Ever since the iPad mini went on sale Nov. 2, I have been asked by friends and family what I really thought of it. Oh, yes, they'd read my somewhat technical review ("Who Should Buy an Apple iPad Mini?"). But somehow, my initial first-impressions account wasn't as personal as me telling them.
Allow me to rectify.
Since first gripping the iPad mini, I have used my full-sized iPad only once.
I will take the original iPad with me on planes and on other long trips because its size makes it better for movies than the mini.
But for everyday knock-around use and everything else I heretofore used the full-sized iPad for, I am now using the mini.
Size and weight.
It's the logistics, stupid
iPad mini's cuteness (my wife still covets it in a way that makes me quite jealous) – and ultimate usability emanates from its thinness and feather-weightiness.
iPad mini fits in the outside pocket of my jackets, sports and outer. It's light and flat so it neither bulges nor throws off my clothing pocket balance – you know, when you're carrying something too heavy in one side pocket and it sort of drags your jacket down on one side? One of those tiny Seinfeld-ian annoyances.
A full-sized iPad, on the other hand, has to be stowed in a bag or backpack. Even if it did fit in a jacket pocket, iPad is more than twice as heavy as iPad mini (1.44 pounds vs. .69 pounds). Oh, the clothing imbalance humanity!
The logistical upshot of this size and weight difference is I can use the iPad mini far more often than the full-sized iPad simply because I can get at it easier.
I can whip the mini out standing on a train platform, waiting on a long line, even just while tra-la-la-ing down the street.
Since my mini is in a side pocket, it's actually easier to access than my iPhone, usually buried deep in my pants pocket, to check the time, my email, messages, location, etc.
And because it's so flat and light, I can hold it in one hand for lengthy stretches, especially for reading or game-playing while standing on a crowded subway. You cannot hold the original iPad in one hand for long, or at all. In fact, at 11 ounces, mini is only four ounces heavier than Amazon's non-LCD screen Kindle Paperwhite e-ink e-reader.
Ironically, the original iPad now feels clunky, heavy and awkward. It's like comparing the original brick-sized cellular phones to today's small, sleek smartphones. iPad mini just feels – new and modern.
When I initially reviewed the iPad mini 10 days ago, I naturally compared it to other so-called 7-inch Android tablets – the Samsung Tab 2 7.0, the Amazon Kindle Fire HD, the Barnes & Noble Nook HD, the Google Nexus 7, the Kobo Arc.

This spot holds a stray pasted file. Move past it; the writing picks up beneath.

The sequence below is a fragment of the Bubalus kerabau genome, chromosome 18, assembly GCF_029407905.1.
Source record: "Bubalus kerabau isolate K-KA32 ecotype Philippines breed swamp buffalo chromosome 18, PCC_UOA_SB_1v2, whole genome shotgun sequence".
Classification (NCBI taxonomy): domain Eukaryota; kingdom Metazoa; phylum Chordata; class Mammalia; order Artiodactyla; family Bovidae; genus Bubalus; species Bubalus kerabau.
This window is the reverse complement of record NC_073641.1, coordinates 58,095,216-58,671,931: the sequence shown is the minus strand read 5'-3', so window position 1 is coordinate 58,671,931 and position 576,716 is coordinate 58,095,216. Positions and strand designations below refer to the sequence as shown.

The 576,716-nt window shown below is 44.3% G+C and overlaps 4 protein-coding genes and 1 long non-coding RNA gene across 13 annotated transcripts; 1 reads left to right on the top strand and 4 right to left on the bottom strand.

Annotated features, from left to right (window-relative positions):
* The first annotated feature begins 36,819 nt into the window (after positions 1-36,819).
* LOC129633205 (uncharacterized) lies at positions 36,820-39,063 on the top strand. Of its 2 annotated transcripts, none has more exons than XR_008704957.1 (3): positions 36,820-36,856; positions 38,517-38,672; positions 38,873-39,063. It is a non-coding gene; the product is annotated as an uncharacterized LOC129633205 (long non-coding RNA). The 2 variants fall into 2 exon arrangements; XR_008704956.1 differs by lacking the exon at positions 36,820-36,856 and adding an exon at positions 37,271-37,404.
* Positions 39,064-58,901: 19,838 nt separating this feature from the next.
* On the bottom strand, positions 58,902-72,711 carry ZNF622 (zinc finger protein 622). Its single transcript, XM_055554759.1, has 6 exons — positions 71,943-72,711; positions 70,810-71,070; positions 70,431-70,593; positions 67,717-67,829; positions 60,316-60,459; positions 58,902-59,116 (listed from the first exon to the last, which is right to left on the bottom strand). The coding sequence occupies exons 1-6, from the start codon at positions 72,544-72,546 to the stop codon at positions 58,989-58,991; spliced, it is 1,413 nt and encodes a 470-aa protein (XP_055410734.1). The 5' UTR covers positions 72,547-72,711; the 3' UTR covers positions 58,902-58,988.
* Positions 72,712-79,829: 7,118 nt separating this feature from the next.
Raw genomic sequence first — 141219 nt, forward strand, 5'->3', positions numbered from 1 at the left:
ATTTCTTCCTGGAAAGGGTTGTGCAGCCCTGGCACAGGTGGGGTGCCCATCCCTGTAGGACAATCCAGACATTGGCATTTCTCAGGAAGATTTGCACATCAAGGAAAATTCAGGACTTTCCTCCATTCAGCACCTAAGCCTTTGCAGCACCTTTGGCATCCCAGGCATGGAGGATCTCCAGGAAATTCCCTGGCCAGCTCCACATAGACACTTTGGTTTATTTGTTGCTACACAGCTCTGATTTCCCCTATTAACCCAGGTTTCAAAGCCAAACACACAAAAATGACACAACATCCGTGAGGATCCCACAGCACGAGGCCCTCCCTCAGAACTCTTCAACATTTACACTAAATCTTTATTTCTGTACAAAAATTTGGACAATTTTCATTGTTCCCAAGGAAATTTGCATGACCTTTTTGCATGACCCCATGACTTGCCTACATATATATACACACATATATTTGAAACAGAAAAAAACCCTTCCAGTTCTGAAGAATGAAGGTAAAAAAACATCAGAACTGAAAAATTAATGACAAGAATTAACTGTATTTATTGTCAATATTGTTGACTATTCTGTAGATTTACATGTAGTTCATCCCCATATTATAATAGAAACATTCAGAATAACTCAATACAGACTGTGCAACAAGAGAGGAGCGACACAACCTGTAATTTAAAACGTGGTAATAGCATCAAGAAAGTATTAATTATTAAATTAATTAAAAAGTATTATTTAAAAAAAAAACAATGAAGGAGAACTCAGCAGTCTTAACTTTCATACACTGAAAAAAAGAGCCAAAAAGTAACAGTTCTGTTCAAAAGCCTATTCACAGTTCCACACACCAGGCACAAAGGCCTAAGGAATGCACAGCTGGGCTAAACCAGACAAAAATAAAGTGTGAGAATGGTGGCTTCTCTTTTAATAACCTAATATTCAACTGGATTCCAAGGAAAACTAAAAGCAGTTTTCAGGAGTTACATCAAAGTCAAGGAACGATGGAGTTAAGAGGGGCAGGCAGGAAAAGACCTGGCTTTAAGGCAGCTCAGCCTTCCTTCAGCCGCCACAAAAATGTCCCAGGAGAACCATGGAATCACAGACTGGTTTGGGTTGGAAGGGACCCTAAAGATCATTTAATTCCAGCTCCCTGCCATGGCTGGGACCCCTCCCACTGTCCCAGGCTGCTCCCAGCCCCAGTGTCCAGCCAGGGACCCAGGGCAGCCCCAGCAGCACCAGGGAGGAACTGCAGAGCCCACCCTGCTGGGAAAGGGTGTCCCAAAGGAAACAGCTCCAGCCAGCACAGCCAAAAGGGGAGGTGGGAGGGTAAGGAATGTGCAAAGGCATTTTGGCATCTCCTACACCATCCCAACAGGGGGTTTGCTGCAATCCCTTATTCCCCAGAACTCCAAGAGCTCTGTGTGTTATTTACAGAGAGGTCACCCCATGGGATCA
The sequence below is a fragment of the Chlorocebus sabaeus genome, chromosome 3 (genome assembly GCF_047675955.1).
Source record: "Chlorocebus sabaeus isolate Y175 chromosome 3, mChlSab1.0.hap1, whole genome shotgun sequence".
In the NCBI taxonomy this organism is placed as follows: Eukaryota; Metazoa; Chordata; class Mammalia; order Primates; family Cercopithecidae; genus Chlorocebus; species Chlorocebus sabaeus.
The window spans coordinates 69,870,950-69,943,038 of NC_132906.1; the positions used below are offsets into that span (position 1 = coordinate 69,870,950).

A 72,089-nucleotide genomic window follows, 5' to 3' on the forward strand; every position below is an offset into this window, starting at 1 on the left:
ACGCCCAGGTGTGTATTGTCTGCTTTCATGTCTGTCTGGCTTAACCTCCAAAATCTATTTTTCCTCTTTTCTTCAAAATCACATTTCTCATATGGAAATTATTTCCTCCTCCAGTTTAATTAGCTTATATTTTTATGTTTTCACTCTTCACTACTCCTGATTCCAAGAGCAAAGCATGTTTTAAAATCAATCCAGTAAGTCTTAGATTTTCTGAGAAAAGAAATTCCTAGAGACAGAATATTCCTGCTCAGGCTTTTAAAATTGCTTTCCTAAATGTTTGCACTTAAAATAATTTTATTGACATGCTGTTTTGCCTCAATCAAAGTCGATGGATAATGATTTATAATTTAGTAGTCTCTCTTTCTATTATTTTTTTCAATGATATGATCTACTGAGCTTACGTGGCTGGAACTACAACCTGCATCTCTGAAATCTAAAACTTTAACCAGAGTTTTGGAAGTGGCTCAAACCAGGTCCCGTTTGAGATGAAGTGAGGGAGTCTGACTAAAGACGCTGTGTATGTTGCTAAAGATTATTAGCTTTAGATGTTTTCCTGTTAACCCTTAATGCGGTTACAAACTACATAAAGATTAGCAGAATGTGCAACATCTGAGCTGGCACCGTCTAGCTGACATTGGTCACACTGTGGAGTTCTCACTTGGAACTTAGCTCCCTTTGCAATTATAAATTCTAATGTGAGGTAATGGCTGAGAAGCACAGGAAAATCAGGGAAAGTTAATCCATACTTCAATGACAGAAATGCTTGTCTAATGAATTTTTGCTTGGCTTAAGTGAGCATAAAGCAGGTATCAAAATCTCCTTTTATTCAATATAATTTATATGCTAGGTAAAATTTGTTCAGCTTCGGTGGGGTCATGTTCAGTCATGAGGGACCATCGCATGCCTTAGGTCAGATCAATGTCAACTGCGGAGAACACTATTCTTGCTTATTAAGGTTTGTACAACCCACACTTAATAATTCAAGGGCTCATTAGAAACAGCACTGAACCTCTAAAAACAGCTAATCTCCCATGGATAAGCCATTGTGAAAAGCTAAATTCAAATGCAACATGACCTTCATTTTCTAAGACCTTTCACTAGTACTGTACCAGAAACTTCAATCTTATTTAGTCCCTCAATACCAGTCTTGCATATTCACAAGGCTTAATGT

What I noted originally was that Apple squeezed a more spacious 7.9-inch screen into the physical area a tablet with a 7-inch screen.
In other words, the iPad mini with a 7.9-inch display measured diagonally, is just about the same physical size as these 7-inch screen devices.
For instance, despite its larger screen, at just 5.3 inches wide, iPad mini is actually not as wide than the 7-inch Amazon Kindle Fire HD (5.4 inches), and is both flatter (.28 inches) and lighter (11 ounces) than all its smaller-screened competitors.
But it wasn't until mini became more intimately integrated into my daily activities, and I started being asked about it by friends and family, that I realized the choice for many consumers isn't iPad mini vs. other 7-inch tablets.
The choice is between the iPad mini vs. the original iPad.
And in my eyes and hands, iPad mini wins out easily.
Why I hate iPad mini
If I didn't make it clear the first time, allow me to clarify here: you lose nothing by stepping down. The iPad mini is simply a smaller, lighter version of the original iPad and $170 cheaper.
iPad mini runs all the 225,000 iPad-optimized apps the original iPad does, has all the same controls and buttons – everything is the same except the screen size and physical dimensions and weight.
But while you're losing a bit of screen space compared to an iPad, you're gaining a lot more screen real estate compared to a smartphone, which is why I still carry both.
As you can see in the photo, you're really not losing much with the mini when compared to a full-sized iPad, but a lot gaining compared to an iPhone 5.
Except screen resolution. And here's what chafes my loins.
iPad mini screen displays "only" 1024 x 768 pixels, the same as the iPad 2 and half that of the iPad 3 and (new) 4. All the 7-inch tabs have higher screen resolution, mostly 1280 x 800 pixels, topped by Nook HD's extra-crispy 1440 x 900 display.
That's right, I said chafes my loins.
While stuff on iPad mini's screen looks fine, I do have to increase the size of smaller text, especially for book reading. Older iPhone-only apps look jagged and low tech when blown up to fill mini's screen.
And you really notice what you're missing sharpness/crispness-wise when you switch from a mini to the iPad 3 or 4.
My guess, the next refresh of the mini in a year from now (or maybe less) will include the 2048 x 1536 pixel Retina screen found on the iPad 3 and 4. And when it comes, I'll be able to gift this first cute iPad mini to my wife to clutch lovingly to her bosom.